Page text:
27 December 2011

European exchange rates – now and 70 years ago

The BBC website has recently posted a helpful guide, What really caused the eurozone crisis? Although not attributed to a particular author, reading it one starts to hear the unmistakable tones of Robert Peston, the BBC’s Business editor, though surely Stephanie Flanders, the Economics editor was involved. One of the most interesting graphics in the guide shows the trends in the trade balances of the major eurozone economies since the currency union was established in 1999. Germany’s is now nearly 6% of GDP in surplus. After investing huge sums in the modernisation of the former East Germany in the 1990s, Germany seems to have ensured it could put that investment to work. The initial Deutchsmark/euro rate was set at a level low enough to favour the pricing of German exports to the rest of Europe and the world.

Seventy years ago, exchange rates were set in Europe to favour Germany, but in the opposite direction. In 1979 Len Deighton published one of his non-fiction military histories, Blitzkrieg: From the Rise of Hitler to the Fall of Dunkirk. In the concluding section he provided this description of the economic consequences for the French of their defeat in 1940:
German soldiers were provided with occupation marks. The French and Belgian francs and the Dutch florin were pegged artificially low - the French currency about 20 per cent below its true value - and issue banks were forbidden to devalue.
This not only had the effect of draining everything - from champagne to real estate - into German hands at bargain prices, but it prevented German goods leaving Germany, except at bonanza prices. It was a subtle form of plunder …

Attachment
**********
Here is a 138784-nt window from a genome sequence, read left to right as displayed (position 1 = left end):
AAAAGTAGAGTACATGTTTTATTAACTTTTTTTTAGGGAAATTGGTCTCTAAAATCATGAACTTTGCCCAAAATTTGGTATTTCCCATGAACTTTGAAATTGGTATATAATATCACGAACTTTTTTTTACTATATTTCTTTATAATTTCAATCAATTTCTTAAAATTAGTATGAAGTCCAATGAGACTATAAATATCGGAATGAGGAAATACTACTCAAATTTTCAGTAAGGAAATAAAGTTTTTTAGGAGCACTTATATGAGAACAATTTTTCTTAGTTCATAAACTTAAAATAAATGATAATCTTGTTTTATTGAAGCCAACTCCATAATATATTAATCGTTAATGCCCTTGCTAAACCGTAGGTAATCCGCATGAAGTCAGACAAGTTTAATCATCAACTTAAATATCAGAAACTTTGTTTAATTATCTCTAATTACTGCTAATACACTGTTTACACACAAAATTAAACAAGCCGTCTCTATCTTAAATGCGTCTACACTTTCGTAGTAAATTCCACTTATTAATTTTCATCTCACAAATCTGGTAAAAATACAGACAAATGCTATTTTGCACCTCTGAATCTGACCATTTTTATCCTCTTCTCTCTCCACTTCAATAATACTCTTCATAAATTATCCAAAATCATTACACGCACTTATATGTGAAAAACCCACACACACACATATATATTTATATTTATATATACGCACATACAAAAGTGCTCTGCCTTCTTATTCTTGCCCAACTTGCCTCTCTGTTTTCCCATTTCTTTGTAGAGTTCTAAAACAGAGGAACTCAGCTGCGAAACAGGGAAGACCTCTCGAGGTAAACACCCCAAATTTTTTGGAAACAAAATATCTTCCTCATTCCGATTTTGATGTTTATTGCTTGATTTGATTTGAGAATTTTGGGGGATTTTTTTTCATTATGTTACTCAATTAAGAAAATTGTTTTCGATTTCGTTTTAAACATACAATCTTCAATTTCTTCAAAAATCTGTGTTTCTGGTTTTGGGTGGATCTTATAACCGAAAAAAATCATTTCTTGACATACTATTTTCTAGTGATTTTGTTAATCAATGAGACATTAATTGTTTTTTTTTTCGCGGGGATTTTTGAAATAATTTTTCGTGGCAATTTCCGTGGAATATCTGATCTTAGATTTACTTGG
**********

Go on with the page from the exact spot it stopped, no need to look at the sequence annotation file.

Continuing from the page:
In addition, each defeated country was made to pay for the maintenance of the German occupation forces. In the summer of 1940 France began paying 400 million francs per day as a 'contribution to her defence against Britain'. …
(p361 Triad/Granada edition 1981)
From 1940 to 1944 the economies of both Vichy France under Pétain and occupied France were ruthlessly exploited so that resources of all kinds could be directed to the Nazi war effort. Insufficient rationed goods of all kinds were available to meet the French domestic demand with inevitable results. For example, the government-set price of butter in 1942 was 43 francs a kilo. On the marché amical (relatives and friends) it sold for 69 francs, and on the black market for 107 francs.

Eventually about 2/3 of the population could not afford to buy the minimum ration diet (1400 calories a day) due to a combination of declining wages and steadily increasing prices. People who had assets like small antiques, porcelain, pictures and so on sold them for what they could get, ultimately to finish up in the occupiers’ hands and be taken back to Germany. Presumably what wasn’t blown to smithereens during the Allied bombing offensive, or sold to the occupying forces in Germany after 1945 is still there. There always seems to me to be a paucity of antiques, antique dealers and so forth in France by comparison with the UK, which avoided Nazi occupation (apart from the Channel Islands). The inadequate nutrition of children, adolescents and women of child-bearing age during the Second World War might explain why, at 6 feet (1.8m), I seem so much taller than most Frenchmen over 50, markedly less so with the under 30s.

The wartime statistics above are taken from The Civilian Experience in German Occupied France, 1940-1944, Meredith Smith , Connecticut College, January 2010; see pages 17 and 24 for the supporting references.

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